In this context we are presented with Takamine's ordeal: Her environment won't allow her to interact or engage with it due to an apparent lack of emotions, but she's internalized these criticisms to such point that even when she's alone she won't try to do anything without "liking it". A perfect example of this mindset is how Takamine doesn't bother to read her book at first and instead merely flips through its pages, not because she thinks it's boring, rather, her conversation with Sakura reveals she did that because she sincerely believed the book would be unable to make her feel what she was looking for.
What I'm trying to get at here is that is that this cute romance plot is paradoxically kickstarted by two elements straight out of a Kafkian nightmare, a medium that forces the character to go back and forth everyday between her home and a stage where she is unable to fit in without anything ever changing (the train), and a source of attempted self-comfort that only serves to remind this character of how incomplete her integration into society will always be (the book). But then it's all subverted through the power of perspective.
Sakura convinces Takamine to give "Night View" a chance, and despite both the book and the train being the same, she starts to appreciate them anyway thanks to the way Sakura's presence motivates her to keep trying things despite initially giving up on herself, thus turning the routine of commuting back home she used to find dull into something she looks forward to through her own personal change (literally having her hold a book named "Yearning" for this scene was going a bit too far, but I appreciate the visual metaphor nonetheless).
All in all, the story has very sweet theme of how even if the world around you backs you into a corner and it seems like your only choice left is to let indistinguishable days pass and blend into each other, there's always hope you will find a reason to look forward to 'tomorrow' in the end, as shown by the characters' simple promise to see each other again the next day.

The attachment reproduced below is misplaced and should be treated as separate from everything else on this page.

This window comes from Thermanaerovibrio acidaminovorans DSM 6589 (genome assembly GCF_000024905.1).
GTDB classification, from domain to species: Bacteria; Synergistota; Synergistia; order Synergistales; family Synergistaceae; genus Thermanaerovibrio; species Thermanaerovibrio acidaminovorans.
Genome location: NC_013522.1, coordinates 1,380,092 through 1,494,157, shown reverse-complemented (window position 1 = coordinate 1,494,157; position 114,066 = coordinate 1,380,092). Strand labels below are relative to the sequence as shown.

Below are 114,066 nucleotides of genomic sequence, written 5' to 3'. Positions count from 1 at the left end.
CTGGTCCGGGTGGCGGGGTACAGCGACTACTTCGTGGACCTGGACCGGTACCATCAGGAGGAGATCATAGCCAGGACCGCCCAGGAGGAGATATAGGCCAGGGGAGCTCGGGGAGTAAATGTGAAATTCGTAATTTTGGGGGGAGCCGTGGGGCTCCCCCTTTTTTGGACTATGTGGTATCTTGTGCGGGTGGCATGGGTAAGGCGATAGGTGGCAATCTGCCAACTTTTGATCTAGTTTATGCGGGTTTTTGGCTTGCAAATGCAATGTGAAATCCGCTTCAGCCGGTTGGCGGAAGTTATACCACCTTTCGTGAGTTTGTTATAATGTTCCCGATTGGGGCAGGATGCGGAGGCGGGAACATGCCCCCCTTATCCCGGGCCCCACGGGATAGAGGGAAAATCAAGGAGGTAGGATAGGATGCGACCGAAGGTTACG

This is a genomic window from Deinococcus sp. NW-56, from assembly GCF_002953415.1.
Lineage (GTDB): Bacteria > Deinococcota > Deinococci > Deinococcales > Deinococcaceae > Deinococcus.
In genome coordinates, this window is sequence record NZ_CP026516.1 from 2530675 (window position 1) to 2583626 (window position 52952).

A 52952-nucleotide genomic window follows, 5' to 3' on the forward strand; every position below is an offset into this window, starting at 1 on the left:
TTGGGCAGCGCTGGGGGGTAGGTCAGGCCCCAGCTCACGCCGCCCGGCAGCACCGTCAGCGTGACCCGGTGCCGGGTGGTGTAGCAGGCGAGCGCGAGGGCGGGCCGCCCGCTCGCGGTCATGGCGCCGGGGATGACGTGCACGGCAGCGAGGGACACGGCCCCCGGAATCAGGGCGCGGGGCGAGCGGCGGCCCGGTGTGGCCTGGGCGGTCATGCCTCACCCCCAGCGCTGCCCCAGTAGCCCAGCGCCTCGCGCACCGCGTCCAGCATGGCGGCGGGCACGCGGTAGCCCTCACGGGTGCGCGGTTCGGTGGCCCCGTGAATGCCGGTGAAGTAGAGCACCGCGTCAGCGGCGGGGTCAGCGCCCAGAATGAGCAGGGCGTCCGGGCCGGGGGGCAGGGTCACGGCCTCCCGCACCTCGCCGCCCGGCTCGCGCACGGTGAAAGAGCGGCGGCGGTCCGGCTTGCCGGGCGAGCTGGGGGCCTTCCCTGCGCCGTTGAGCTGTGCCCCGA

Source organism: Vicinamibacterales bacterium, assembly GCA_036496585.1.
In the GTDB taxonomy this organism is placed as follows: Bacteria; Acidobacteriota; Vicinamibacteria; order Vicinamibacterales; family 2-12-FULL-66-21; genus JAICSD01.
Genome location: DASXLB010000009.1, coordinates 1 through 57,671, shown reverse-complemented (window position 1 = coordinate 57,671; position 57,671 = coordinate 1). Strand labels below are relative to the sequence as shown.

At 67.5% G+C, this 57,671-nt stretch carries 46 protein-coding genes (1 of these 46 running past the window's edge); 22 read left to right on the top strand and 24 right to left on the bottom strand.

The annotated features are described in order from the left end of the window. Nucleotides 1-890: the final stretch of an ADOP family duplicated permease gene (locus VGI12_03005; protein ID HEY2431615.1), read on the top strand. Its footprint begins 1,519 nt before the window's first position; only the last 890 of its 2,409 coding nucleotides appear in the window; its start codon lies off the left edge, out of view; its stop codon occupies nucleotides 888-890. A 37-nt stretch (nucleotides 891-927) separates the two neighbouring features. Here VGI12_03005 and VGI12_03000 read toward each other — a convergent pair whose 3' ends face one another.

This means a lot when you take into account that Takamine and Sakura's train schedules align only thanks to the fact that the former quit volleyball, were she still part of the volleyball club she would be leaving school too late to commute together with Sakura
It's a decent one-shot, but there are a lot of things that could have been elaborated on if this were a series, such as Takamine's injury. There's also plenty of room for the couple to grow, and it would have been great if they had enough time for a slow-burn romance.
the notorious usage of chalk patterns for shading on the characters as opposed to reserving them for backgrounds, combined with the rather low noise-reduction/anti-aliasing on the inking, gives this a "rough" vibe that could make someone think of old-school works.
Also the story is very class S. From the moment those other girls teased their friend "so you've been admiring this mysterious tall beauty from afar huh?" I thought: when are we assumed to be, Shōwa era?
very nice feeling in this, getting off the train unintentionally and experiencing something you never would have before, that is overlooked every day even. right place right time but with a significant yet unrelated reason, I like that. and she even thanks her for it, so sweet